ASN Bank answer (cont’d):
In this regard, since the end of the loan in 2009 LAPO has changed much, especially because of  the realization that things could be done better. Also at LAPO itself by the way, because they are now regarded as one of the better MFIs in Africa. LAPO from then stood at the beginning of its development, and there were clearly some issues that needed to be improved. But those that want to help the world advance, must show courage, accept that some things turn out differently than one had hoped and draw the right lessons.

Hugh comment: LAPO has not changed much and ASN Bank pulled out of LAPO, despite it now apparently being one of the better MFIs in Africa. The interest rates remain some of the highest on Earth for a regulated bank, and abhorrent to most investors, most likely including ASN Bank investors who were deliberately misled by their bank. LAPO is not considered as one of the best banks in Africa, but as one of the most embarrassing cases of open exploitation the poor. It has been the subject of documentaries, books, featured in numerous articles, and generally considered a disgrace in the sector.

However, moving away from the activities of LAPO, the more interesting questions centres around ASN Bank itself.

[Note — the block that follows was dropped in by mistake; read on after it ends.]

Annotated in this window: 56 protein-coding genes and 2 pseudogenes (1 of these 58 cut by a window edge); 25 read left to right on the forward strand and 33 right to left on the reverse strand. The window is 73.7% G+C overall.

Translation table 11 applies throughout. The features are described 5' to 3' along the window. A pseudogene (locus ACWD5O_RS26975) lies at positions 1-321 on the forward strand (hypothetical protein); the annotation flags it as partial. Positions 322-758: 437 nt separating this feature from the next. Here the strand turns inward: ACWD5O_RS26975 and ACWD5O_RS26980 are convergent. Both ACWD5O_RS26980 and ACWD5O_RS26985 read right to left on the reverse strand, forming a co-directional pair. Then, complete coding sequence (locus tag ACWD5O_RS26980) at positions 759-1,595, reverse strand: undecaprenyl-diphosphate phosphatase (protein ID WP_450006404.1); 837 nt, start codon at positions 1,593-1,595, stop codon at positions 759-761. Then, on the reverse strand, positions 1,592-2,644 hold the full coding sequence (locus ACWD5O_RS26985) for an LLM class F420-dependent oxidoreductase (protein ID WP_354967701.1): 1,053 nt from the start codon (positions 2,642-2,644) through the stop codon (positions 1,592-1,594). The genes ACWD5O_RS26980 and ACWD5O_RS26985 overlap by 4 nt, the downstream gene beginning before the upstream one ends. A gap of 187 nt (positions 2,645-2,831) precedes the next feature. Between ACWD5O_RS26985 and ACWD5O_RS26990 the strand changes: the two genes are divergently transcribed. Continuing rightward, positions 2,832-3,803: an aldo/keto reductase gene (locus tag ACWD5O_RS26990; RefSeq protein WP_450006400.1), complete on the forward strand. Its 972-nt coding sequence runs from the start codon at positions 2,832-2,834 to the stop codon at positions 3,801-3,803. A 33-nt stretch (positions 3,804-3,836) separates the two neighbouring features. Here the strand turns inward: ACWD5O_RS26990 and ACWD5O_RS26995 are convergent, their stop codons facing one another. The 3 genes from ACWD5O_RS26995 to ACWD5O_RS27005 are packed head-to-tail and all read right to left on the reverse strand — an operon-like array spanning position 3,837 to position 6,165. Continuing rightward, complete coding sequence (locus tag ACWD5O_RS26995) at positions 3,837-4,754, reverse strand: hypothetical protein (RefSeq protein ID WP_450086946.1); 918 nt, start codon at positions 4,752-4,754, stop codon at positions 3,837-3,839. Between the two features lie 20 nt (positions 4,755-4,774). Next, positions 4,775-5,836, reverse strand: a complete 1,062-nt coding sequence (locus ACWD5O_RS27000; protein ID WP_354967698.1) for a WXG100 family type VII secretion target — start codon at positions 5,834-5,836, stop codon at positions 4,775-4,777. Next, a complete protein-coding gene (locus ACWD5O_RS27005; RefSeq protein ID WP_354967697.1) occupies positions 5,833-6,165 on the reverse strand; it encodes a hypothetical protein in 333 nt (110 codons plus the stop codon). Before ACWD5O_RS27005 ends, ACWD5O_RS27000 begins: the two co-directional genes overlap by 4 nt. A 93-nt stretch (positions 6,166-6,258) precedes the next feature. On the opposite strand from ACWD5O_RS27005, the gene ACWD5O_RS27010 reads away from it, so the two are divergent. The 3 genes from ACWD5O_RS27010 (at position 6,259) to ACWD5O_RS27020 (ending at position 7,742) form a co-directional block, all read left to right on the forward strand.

ASN Bank was fully aware of the activities of LAPO prior to the AGM, and prior to the disclosures made in the book and documentary. It selected a questionable fund manager, Triple Jump, which remains managed to this day by two former Oxfam Novib staff member. The chairman of the board of Triple Jump is Ab Engelsman, former head of fund management at ASN Bank, chairman of the board of ASN Bank Foundation, as well as other senior posts. ASN Bank is a shareholder of Triple Jump, of course. The person who wrote the questionable Triple Jump credit committee documents presented to the ASN-Novib microfinance fund now works at…. ASN Bank. She also wrote the document presented by Triple Jump to Calvert Foundation successfully encouraging them to also invest in LAPO.

Ironically, if one examines what Oxfam Novib state about the investment in LAPO by the ASN-Novib fund, the picture is more clear. Theo Bouma, CEO of Oxfam Novib, specifically acknowledges that LAPO lied to Oxfam Novib regarding the interest rates, a claim that ASN Bank now deny, despite these being co-owners of the same fund.

The Dutch public have been exploited as much as the Nigerian poor. Oxfam Novib had the courage to admit incompetence, but ASN Bank continue to defend their integrity. The losers of this fraud are the Dutch tax-payer, the investors of ASN Bank, and the Dutch government. These are questionable and deceptive actors that should fall under the full legal scrutiny of the Dutch financial sector regulator, who has so far done nothing to regulate this sector. The future Queen of Holland, Princess Maxima, is the appointed spokesperson for the Dutch microfinance sector and has not made a single comment on this case, despite the activities in question taking place under her watch. It is therefore shameful, but also a source of hope, that two Dutch politicians have had the courage to formally demand answers to these accusations in the Dutch parliament.